I always dread conferences – the badge slung around the neck, the feedbag wrist bracelet, the organic-sourced handbag filled with printed agendas and speaker profiles – I spend most of the time feeling guilty that instead of “networking” I’m “notworking”.
And I’m always glad I came.
The Skoll World Forum on Social Entrepreneurship, held last week in Oxford, was no exception. It is, above all, a gathering of optimistic, positive people who are tackling some of the world’s most (seemingly) intractable problems: poverty, violence against women and children, disease, malnutrition — you could scarcely name a plague besetting mankind that wasn’t represented by someone laboring to mitigate it.
I consider Woodstock, which I attended back in 1969, to be the precursor of all of these gatherings: Davos, the Global Philanthropy Forum, Opportunity Collaboration, the Microcredit Summit and others, and they all boil down to this: we come away with an unwritten pledge to make the world a better place.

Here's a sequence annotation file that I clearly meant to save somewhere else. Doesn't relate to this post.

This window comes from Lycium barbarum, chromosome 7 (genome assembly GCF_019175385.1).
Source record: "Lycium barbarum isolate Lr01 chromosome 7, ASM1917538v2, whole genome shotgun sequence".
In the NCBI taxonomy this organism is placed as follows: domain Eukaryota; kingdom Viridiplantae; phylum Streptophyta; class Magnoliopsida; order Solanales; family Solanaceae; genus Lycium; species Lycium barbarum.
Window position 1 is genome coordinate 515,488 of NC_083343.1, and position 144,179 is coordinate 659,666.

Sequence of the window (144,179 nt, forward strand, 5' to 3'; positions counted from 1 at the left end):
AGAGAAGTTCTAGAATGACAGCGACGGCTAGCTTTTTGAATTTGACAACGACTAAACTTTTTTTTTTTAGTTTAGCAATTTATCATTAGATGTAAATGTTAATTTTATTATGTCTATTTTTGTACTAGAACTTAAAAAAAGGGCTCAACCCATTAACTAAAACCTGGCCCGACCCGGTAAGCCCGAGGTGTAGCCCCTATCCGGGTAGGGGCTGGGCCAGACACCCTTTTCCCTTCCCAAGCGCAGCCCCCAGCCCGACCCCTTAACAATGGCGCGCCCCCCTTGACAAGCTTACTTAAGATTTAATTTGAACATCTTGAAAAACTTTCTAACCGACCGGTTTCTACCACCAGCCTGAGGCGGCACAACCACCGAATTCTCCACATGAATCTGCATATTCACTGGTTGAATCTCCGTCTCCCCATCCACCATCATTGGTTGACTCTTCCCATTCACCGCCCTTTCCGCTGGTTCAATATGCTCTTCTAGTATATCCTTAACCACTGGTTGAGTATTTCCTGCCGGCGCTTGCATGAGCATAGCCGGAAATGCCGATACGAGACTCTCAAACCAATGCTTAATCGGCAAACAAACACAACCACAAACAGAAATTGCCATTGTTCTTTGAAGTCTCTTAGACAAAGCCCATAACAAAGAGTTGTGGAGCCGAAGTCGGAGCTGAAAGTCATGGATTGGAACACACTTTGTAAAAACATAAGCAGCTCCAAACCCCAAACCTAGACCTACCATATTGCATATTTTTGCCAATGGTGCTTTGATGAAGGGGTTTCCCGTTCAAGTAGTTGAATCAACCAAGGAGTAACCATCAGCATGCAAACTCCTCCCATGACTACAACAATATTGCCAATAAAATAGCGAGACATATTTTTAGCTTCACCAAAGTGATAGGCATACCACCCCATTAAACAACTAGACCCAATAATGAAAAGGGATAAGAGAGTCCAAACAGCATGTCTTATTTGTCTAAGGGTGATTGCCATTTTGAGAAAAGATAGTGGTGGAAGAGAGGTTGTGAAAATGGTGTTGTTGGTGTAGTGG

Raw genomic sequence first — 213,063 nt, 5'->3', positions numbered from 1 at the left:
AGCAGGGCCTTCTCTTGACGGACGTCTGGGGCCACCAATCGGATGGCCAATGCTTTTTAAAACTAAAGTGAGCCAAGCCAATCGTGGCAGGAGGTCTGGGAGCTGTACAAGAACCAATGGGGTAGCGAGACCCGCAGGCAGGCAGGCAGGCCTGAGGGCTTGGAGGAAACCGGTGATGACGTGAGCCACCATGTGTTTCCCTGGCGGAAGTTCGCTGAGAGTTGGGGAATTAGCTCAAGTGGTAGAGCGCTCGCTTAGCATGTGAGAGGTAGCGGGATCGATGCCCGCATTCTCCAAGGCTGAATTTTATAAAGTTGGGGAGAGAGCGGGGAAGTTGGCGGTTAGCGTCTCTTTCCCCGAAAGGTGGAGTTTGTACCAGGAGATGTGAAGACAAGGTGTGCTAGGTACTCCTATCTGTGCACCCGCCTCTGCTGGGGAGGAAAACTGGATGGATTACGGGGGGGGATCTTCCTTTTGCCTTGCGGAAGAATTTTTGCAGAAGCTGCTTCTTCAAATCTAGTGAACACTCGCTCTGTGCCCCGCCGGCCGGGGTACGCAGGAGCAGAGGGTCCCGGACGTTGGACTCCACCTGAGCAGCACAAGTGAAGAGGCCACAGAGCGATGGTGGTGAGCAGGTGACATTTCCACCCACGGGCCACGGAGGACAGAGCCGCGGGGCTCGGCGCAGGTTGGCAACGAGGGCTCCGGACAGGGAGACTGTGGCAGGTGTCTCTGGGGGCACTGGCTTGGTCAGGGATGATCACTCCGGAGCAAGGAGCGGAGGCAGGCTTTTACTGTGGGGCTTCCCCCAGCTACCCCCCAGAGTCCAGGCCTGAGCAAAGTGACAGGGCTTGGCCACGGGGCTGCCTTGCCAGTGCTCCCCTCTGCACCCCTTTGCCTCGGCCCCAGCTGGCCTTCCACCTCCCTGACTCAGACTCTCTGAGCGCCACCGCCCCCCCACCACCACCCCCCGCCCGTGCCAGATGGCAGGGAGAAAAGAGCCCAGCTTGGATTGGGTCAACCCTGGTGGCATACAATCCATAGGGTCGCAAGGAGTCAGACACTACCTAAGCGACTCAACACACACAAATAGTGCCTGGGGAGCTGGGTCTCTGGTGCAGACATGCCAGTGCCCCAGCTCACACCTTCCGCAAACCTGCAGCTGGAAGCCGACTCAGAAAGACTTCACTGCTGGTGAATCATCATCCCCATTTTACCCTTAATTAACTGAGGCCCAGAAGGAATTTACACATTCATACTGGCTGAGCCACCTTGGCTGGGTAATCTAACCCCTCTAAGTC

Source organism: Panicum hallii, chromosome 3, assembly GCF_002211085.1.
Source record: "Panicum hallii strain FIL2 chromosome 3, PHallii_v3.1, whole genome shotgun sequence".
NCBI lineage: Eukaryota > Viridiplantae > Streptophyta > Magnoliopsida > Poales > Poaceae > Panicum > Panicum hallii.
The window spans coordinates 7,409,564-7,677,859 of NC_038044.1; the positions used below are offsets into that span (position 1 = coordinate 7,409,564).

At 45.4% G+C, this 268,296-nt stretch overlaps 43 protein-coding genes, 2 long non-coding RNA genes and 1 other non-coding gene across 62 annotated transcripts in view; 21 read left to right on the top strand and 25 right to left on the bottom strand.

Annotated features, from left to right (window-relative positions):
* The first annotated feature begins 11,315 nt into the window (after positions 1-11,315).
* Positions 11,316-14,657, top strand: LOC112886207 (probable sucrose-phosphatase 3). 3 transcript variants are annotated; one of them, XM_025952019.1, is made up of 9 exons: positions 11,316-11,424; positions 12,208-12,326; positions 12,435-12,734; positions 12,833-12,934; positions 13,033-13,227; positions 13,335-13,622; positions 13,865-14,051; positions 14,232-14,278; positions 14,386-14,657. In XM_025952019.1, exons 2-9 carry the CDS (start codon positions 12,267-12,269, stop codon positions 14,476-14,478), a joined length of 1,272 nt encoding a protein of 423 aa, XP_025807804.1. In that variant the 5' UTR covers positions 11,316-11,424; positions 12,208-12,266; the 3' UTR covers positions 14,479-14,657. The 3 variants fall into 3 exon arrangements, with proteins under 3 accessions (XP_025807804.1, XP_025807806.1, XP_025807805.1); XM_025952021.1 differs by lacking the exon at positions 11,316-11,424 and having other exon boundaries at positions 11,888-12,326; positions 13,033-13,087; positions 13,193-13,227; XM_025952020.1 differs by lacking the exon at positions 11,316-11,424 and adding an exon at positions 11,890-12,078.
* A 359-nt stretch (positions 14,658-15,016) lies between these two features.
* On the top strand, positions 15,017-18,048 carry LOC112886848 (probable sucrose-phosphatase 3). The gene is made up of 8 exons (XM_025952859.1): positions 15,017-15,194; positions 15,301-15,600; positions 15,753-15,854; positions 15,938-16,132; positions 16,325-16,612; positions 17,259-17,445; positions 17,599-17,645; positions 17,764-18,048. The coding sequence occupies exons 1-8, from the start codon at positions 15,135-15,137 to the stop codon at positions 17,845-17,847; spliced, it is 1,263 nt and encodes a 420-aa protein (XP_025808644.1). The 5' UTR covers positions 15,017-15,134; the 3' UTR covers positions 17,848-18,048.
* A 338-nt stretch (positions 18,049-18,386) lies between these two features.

The question is, after we return to our homes and our vineyards: do we deliver?
The older you get, the more you are impressed with the brevity of our stay on this earth. Walking around Oxford, one of the oldest – so old, in fact, that our tour guide told us that ‘no one knows when it was founded’ – universities on earth, you can’t help but confront that ageless dilemma: do I go for immortality or the pleasures of the moment? There are the digs where Halley (never lived to see his own comet) hung out, the college where Evelyn Waugh nurtured his future comic and dark genius, the buildings that the unchartered architect Sir Christopher Wren designed. These men’s works outlived them. They left indelible footprints as a guide to those who came after.
There were about 1,000 of those people gathered at Skoll these past three days. Most of us will be forgotten, but some may join the Pantheon of those who really changed the world for the better.
Jeff Skoll, I salute you. Thanks for bringing us together.